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Disease Markers
Volume 31 (2011), Issue 3, Pages 147-154

Prognostic Markers in Patients with Cirrhosis and Portal Hypertension Who Have Not Bled

Maria Poca,1 Angela Puente,1 Isabel Graupera,1 and Càndid Villanueva1,2

1Gastrointestinal Bleeding Unit. Department of Gastroenterology. Hospital de la Santa Creu i Sant Pau, Autonomous University, Barcelona, Spain
2Centro de Investigación Biomédica en Red de Enfermedades Hepáticas y Digestivas (CIBEREHD o Ciberehd), Barcelona, Spain

Received 14 October 2011; Accepted 14 October 2011

Copyright © 2011 Hindawi Publishing Corporation. This is an open access article distributed under the Creative Commons Attribution License, which permits unrestricted use, distribution, and reproduction in any medium, provided the original work is properly cited.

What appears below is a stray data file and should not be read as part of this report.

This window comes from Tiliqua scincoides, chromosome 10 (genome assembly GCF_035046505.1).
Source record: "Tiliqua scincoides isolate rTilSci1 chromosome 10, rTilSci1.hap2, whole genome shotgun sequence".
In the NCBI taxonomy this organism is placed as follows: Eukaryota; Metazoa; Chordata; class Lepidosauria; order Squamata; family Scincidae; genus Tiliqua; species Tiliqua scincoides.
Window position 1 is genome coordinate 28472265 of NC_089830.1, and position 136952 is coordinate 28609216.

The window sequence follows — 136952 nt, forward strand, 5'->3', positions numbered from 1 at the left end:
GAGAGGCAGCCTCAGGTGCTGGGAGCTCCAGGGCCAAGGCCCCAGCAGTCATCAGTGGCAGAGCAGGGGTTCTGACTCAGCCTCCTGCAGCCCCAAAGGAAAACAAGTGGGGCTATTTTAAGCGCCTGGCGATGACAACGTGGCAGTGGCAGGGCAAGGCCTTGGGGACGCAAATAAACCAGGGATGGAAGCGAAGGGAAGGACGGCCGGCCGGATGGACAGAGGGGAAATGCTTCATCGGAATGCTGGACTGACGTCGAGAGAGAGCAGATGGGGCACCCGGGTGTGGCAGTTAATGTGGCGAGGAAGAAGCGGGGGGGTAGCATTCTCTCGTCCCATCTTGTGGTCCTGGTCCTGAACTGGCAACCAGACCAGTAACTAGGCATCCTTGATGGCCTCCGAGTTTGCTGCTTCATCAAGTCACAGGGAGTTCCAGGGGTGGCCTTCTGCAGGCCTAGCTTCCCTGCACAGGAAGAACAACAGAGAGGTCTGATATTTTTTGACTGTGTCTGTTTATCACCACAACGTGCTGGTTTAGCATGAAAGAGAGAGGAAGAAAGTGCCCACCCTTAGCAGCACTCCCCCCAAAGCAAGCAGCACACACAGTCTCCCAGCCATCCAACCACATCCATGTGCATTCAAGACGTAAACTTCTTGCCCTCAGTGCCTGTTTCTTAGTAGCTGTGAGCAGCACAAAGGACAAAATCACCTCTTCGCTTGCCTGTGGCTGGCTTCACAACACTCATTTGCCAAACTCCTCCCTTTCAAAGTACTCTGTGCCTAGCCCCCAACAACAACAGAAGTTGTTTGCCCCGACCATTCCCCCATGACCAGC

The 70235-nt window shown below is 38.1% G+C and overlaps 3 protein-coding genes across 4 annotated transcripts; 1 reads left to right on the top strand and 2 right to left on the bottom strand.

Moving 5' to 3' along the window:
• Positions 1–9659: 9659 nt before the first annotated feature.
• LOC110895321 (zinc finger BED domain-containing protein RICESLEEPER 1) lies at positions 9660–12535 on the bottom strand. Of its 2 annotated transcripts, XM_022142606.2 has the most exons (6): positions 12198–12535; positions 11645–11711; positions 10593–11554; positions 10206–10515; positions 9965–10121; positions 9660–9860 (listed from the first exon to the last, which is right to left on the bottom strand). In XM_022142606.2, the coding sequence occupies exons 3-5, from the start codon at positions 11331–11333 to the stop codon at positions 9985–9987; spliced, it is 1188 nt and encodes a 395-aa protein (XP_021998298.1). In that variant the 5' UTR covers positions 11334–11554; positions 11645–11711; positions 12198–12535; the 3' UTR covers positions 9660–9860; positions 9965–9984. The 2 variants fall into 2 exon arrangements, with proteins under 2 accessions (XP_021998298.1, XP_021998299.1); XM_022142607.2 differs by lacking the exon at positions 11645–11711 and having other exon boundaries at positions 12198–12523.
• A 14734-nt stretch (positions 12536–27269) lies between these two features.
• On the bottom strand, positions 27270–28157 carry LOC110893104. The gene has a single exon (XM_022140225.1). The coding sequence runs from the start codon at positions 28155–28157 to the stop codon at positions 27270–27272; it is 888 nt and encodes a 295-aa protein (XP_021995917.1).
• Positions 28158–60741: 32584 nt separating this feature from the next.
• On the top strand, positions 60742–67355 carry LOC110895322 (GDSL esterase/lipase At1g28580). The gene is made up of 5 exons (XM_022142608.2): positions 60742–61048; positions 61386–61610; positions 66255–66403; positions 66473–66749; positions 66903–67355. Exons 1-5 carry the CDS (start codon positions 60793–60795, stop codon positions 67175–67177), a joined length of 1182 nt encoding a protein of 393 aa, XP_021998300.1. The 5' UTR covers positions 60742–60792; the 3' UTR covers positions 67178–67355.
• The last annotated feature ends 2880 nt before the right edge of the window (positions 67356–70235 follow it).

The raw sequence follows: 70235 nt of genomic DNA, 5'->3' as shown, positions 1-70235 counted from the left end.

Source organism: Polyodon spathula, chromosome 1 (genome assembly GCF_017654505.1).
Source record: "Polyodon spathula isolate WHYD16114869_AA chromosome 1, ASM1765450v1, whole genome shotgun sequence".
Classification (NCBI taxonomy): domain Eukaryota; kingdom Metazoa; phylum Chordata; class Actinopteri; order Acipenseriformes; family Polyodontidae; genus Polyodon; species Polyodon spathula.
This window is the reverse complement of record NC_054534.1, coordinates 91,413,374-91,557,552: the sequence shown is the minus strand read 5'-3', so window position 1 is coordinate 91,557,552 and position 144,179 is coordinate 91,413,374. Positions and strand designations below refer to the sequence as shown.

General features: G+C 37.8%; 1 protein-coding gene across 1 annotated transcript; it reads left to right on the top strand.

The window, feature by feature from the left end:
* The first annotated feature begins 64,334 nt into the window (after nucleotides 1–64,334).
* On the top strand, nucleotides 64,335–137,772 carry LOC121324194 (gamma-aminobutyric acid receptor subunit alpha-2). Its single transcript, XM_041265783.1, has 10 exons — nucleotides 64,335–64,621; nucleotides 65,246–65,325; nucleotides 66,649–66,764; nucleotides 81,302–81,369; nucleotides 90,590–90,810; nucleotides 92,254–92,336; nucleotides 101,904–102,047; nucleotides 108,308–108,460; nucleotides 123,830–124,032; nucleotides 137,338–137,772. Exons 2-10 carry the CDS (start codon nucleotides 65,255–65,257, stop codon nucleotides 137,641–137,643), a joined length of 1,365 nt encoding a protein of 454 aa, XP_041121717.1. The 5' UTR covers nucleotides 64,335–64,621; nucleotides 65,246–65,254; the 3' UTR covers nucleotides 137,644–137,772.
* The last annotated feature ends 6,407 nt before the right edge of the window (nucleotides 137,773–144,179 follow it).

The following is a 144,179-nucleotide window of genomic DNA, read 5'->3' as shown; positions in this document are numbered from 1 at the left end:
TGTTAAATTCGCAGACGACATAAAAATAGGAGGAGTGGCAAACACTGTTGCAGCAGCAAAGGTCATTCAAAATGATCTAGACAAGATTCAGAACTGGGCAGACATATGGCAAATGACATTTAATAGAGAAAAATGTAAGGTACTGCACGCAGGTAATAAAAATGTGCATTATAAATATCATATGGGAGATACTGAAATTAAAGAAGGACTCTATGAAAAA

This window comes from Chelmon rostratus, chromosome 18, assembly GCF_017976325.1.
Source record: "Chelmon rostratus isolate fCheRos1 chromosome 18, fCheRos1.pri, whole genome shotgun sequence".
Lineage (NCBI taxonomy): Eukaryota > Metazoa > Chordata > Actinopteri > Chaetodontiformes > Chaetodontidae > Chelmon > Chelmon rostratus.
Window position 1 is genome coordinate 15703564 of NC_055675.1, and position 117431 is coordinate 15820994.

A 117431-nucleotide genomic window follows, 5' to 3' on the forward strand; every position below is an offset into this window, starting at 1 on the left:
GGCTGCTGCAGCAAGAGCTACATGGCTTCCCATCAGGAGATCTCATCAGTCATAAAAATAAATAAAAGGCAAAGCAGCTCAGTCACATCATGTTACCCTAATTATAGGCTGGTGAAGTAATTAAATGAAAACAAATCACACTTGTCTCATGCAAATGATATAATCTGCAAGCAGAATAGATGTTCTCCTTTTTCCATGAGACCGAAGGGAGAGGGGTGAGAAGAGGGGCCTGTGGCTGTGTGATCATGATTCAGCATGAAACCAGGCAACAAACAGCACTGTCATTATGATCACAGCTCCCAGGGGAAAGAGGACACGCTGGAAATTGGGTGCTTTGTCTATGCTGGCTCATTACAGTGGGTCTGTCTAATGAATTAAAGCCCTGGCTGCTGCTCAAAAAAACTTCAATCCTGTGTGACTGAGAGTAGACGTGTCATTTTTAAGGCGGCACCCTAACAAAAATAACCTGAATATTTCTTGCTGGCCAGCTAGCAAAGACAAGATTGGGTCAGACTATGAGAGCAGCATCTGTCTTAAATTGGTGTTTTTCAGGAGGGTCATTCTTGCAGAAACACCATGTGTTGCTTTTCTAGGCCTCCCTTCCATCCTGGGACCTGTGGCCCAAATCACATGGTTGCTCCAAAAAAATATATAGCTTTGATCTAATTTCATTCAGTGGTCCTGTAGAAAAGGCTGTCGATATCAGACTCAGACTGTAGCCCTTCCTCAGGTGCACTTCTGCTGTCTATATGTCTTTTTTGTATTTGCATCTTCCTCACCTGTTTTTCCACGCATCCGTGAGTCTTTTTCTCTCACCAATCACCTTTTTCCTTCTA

Prognostic markers of compensated cirrhosis should mainly investigate factors involved with progression to decompensation because death in cirrhosis is related with decompensation. Portal hypertension plays a crucial role in the pathophysiology of most complications of cirrhosis. Accordingly, HVPGmonitoring has strong prognostic value. An HVPG ≥ 10 mmHg determines a significantly higher risk of developing decompensation. Esophageal varices also can develop when the HVPG is ≥ 10 mmHg, although an HVPG ≥ 12 mmHg is required for variceal bleeding to occur. Monitoring the changes induced by the treatment of portal hypertension on HVPG, provides strong prognostic information. In compensated cirrhosis hemodynamic response is appropriate when the HVPG decreased to <10 mmHg or by > 10% from baseline, because the incidence of complications such as bleeding or ascites significantly decrease when these targets are achieved. Whether serum markers, such as the FibroTest, they, may be valuable to predict decompensation should be established. Transient Elastography is a promising technique that has shown an excellent accuracy to detect severe portal hypertension. However, whether it can adequately determine clinically significant portal hypertension, and risk of developing varices and decompensation, should be established. Magnetic Resonance Elastography is also promising.